(HealthDay News) – Sodium and water restriction are unnecessary in patients hospitalized for acute decompensated heart failure (ADHF), according to a study published online May 20 in JAMA Internal Medicine.

Graziella Badin Aliti, RN, ScD, from the Federal University of Rio Grande do Sul in Porto Alegre, Brazil, and colleagues randomized adult inpatients with ADHF to either a fluid-restricted (maximum fluid intake, 800mL/d) and sodium-restricted (maximum dietary intake, 800mg/d) diet (intervention group [IG]; 38 patients) or a standard hospital diet with no such restrictions (control group [CG]; 37 patients).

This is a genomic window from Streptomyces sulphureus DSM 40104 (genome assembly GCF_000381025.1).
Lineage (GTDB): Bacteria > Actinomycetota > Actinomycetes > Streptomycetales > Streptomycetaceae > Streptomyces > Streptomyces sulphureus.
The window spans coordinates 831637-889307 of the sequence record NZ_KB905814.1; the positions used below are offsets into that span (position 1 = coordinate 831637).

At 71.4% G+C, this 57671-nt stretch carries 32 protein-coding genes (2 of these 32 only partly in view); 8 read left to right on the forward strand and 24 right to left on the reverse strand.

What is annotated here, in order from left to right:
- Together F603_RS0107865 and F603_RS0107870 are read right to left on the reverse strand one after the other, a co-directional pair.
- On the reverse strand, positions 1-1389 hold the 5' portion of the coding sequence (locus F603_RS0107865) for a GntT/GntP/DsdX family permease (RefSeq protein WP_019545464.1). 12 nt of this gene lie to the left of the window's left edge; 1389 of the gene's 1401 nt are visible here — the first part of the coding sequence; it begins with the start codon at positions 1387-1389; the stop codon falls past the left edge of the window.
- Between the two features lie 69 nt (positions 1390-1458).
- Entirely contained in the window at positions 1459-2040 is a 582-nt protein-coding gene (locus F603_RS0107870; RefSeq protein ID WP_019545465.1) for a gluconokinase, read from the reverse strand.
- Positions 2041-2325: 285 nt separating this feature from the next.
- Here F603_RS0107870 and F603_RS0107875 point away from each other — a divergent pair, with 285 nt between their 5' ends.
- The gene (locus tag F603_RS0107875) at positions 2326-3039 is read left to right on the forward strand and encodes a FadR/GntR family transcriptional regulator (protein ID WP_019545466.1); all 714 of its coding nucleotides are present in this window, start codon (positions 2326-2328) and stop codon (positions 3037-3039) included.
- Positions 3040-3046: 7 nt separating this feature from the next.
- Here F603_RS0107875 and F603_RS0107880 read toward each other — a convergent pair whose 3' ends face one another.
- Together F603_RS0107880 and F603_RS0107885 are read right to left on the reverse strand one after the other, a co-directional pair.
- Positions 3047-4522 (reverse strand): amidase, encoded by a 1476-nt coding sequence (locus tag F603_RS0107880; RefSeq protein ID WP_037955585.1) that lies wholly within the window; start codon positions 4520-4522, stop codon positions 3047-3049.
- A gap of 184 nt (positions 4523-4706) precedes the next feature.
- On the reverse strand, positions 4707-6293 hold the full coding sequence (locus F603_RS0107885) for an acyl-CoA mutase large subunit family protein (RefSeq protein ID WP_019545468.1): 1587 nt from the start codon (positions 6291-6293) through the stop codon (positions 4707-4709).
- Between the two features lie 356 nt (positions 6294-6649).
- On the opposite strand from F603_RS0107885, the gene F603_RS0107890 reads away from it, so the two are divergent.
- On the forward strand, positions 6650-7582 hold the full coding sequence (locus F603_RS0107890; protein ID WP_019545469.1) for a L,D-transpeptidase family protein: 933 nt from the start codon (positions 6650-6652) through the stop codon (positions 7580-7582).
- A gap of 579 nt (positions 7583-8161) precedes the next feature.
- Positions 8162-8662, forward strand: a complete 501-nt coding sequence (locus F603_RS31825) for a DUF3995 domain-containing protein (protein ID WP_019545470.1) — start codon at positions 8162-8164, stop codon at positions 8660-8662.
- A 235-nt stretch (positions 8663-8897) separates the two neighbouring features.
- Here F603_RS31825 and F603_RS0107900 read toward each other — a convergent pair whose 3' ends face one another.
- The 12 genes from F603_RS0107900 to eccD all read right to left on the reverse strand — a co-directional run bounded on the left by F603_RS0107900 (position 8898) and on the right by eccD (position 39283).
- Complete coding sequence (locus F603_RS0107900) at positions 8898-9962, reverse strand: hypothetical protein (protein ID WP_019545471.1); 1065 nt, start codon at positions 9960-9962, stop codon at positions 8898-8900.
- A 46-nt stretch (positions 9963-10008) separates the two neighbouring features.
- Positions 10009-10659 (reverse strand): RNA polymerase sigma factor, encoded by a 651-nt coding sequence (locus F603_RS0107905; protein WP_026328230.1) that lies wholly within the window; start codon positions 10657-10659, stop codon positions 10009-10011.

The researchers found that weight loss was similar in both groups (between-group difference in variation of 0.25kg), as was change in clinical congestion score. At the end of the three-day period, thirst was significantly worse in the IG group. Readmission rates at 30 days were similar between the groups (IG, 11 patients [29%]; CG, seven patients [19%]).

“Aggressive fluid and sodium restriction has no effect on weight loss or clinical stability at three days and is associated with a significant increase in perceived thirst,” the authors write.

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